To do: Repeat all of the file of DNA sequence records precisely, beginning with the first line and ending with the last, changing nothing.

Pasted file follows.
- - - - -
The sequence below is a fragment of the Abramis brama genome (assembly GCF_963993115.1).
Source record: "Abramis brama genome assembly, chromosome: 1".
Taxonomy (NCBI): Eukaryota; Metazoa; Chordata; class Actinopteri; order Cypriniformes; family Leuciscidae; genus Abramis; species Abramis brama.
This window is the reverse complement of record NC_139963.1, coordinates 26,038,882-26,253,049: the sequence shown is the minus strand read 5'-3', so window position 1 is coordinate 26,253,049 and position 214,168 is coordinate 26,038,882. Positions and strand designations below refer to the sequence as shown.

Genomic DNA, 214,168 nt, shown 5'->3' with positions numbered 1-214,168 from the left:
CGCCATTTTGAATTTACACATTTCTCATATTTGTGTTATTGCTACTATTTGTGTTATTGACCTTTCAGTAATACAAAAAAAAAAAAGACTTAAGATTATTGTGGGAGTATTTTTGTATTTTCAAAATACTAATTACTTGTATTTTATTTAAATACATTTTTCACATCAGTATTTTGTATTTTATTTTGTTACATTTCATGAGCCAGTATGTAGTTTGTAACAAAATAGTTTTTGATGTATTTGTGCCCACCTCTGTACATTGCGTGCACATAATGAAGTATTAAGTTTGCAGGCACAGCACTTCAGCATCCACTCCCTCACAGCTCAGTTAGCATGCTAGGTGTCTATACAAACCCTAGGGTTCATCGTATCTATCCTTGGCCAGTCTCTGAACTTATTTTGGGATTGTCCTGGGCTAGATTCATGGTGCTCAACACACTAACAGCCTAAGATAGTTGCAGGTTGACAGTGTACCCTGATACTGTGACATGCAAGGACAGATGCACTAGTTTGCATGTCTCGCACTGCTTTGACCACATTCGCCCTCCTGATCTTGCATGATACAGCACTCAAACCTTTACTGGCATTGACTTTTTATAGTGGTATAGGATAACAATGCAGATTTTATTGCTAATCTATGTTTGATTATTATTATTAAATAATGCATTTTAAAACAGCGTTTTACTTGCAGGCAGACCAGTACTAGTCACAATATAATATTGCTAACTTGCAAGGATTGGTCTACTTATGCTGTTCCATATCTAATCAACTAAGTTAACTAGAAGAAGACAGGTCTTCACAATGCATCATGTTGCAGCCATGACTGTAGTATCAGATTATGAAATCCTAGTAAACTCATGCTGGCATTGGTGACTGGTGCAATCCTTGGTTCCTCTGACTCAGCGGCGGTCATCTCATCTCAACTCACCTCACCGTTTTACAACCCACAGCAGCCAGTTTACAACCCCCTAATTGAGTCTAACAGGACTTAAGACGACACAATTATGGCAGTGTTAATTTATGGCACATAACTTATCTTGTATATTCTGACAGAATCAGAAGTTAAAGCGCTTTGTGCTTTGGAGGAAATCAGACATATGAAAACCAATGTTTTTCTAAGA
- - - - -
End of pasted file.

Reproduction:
The sequence below is a fragment of the Abramis brama genome (assembly GCF_963993115.1).
Source record: "Abramis brama genome assembly, chromosome: 1".
Taxonomy (NCBI): Eukaryota; Metazoa; Chordata; class Actinopteri; order Cypriniformes; family Leuciscidae; genus Abramis; species Abramis brama.
This window is the reverse complement of record NC_139963.1, coordinates 26,038,882-26,253,049: the sequence shown is the minus strand read 5'-3', so window position 1 is coordinate 26,253,049 and position 214,168 is coordinate 26,038,882. Positions and strand designations below refer to the sequence as shown.

Genomic DNA, 214,168 nt, shown 5'->3' with positions numbered 1-214,168 from the left:
CGCCATTTTGAATTTACACATTTCTCATATTTGTGTTATTGCTACTATTTGTGTTATTGACCTTTCAGTAATACAAAAAAAAAAAAGACTTAAGATTATTGTGGGAGTATTTTTGTATTTTCAAAATACTAATTACTTGTATTTTATTTAAATACATTTTTCACATCAGTATTTTGTATTTTATTTTGTTACATTTCATGAGCCAGTATGTAGTTTGTAACAAAATAGTTTTTGATGTATTTGTGCCCACCTCTGTACATTGCGTGCACATAATGAAGTATTAAGTTTGCAGGCACAGCACTTCAGCATCCACTCCCTCACAGCTCAGTTAGCATGCTAGGTGTCTATACAAACCCTAGGGTTCATCGTATCTATCCTTGGCCAGTCTCTGAACTTATTTTGGGATTGTCCTGGGCTAGATTCATGGTGCTCAACACACTAACAGCCTAAGATAGTTGCAGGTTGACAGTGTACCCTGATACTGTGACATGCAAGGACAGATGCACTAGTTTGCATGTCTCGCACTGCTTTGACCACATTCGCCCTCCTGATCTTGCATGATACAGCACTCAAACCTTTACTGGCATTGACTTTTTATAGTGGTATAGGATAACAATGCAGATTTTATTGCTAATCTATGTTTGATTATTATTATTAAATAATGCATTTTAAAACAGCGTTTTACTTGCAGGCAGACCAGTACTAGTCACAATATAATATTGCTAACTTGCAAGGATTGGTCTACTTATGCTGTTCCATATCTAATCAACTAAGTTAACTAGAAGAAGACAGGTCTTCACAATGCATCATGTTGCAGCCATGACTGTAGTATCAGATTATGAAATCCTAGTAAACTCATGCTGGCATTGGTGACTGGTGCAATCCTTGGTTCCTCTGACTCAGCGGCGGTCATCTCATCTCAACTCACCTCACCGTTTTACAACCCACAGCAGCCAGTTTACAACCCCCTAATTGAGTCTAACAGGACTTAAGACGACACAATTATGGCAGTGTTAATTTATGGCACATAACTTATCTTGTATATTCTGACAGAATCAGAAGTTAAAGCGCTTTGTGCTTTGGAGGAAATCAGACATATGAAAACCAATGTTTTTCTAAGA